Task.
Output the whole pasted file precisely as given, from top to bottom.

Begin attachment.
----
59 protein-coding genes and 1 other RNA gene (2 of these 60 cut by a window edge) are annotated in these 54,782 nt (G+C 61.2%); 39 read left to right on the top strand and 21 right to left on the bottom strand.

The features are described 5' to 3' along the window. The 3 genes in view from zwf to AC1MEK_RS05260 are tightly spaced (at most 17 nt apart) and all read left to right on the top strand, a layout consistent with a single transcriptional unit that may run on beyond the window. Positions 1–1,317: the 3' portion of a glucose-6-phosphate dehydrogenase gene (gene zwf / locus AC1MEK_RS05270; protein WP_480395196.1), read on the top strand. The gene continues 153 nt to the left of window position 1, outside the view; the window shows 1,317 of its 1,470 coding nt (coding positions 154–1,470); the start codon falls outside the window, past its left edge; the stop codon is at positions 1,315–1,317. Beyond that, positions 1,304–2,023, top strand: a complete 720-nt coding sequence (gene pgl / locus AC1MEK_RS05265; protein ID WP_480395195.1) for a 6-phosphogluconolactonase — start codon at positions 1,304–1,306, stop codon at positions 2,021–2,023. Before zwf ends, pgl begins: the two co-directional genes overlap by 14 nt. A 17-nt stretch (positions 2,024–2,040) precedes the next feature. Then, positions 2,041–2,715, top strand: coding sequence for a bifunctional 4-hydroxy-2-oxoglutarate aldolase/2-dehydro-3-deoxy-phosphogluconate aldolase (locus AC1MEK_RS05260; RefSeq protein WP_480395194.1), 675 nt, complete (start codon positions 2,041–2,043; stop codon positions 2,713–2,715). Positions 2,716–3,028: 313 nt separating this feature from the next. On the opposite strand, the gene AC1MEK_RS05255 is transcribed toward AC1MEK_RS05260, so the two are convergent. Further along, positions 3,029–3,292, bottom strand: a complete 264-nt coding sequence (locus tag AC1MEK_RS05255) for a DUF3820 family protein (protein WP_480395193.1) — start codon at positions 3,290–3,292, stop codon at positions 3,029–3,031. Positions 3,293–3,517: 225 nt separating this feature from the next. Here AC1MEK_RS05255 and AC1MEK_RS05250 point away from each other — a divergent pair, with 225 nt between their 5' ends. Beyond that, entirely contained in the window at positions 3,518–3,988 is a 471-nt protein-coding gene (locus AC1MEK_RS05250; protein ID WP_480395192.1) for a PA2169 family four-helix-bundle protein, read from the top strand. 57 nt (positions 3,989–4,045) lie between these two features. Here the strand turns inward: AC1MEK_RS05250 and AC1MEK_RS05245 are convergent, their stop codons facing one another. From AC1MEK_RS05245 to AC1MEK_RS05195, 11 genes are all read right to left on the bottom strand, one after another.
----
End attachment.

59 protein-coding genes and 1 other RNA gene (2 of these 60 cut by a window edge) are annotated in these 54,782 nt (G+C 61.2%); 39 read left to right on the top strand and 21 right to left on the bottom strand.

The features are described 5' to 3' along the window. The 3 genes in view from zwf to AC1MEK_RS05260 are tightly spaced (at most 17 nt apart) and all read left to right on the top strand, a layout consistent with a single transcriptional unit that may run on beyond the window. Positions 1–1,317: the 3' portion of a glucose-6-phosphate dehydrogenase gene (gene zwf / locus AC1MEK_RS05270; protein WP_480395196.1), read on the top strand. The gene continues 153 nt to the left of window position 1, outside the view; the window shows 1,317 of its 1,470 coding nt (coding positions 154–1,470); the start codon falls outside the window, past its left edge; the stop codon is at positions 1,315–1,317. Beyond that, positions 1,304–2,023, top strand: a complete 720-nt coding sequence (gene pgl / locus AC1MEK_RS05265; protein ID WP_480395195.1) for a 6-phosphogluconolactonase — start codon at positions 1,304–1,306, stop codon at positions 2,021–2,023. Before zwf ends, pgl begins: the two co-directional genes overlap by 14 nt. A 17-nt stretch (positions 2,024–2,040) precedes the next feature. Then, positions 2,041–2,715, top strand: coding sequence for a bifunctional 4-hydroxy-2-oxoglutarate aldolase/2-dehydro-3-deoxy-phosphogluconate aldolase (locus AC1MEK_RS05260; RefSeq protein WP_480395194.1), 675 nt, complete (start codon positions 2,041–2,043; stop codon positions 2,713–2,715). Positions 2,716–3,028: 313 nt separating this feature from the next. On the opposite strand, the gene AC1MEK_RS05255 is transcribed toward AC1MEK_RS05260, so the two are convergent. Further along, positions 3,029–3,292, bottom strand: a complete 264-nt coding sequence (locus tag AC1MEK_RS05255) for a DUF3820 family protein (protein WP_480395193.1) — start codon at positions 3,290–3,292, stop codon at positions 3,029–3,031. Positions 3,293–3,517: 225 nt separating this feature from the next. Here AC1MEK_RS05255 and AC1MEK_RS05250 point away from each other — a divergent pair, with 225 nt between their 5' ends. Beyond that, entirely contained in the window at positions 3,518–3,988 is a 471-nt protein-coding gene (locus AC1MEK_RS05250; protein ID WP_480395192.1) for a PA2169 family four-helix-bundle protein, read from the top strand. 57 nt (positions 3,989–4,045) lie between these two features. Here the strand turns inward: AC1MEK_RS05250 and AC1MEK_RS05245 are convergent, their stop codons facing one another. From AC1MEK_RS05245 to AC1MEK_RS05195, 11 genes are all read right to left on the bottom strand, one after another.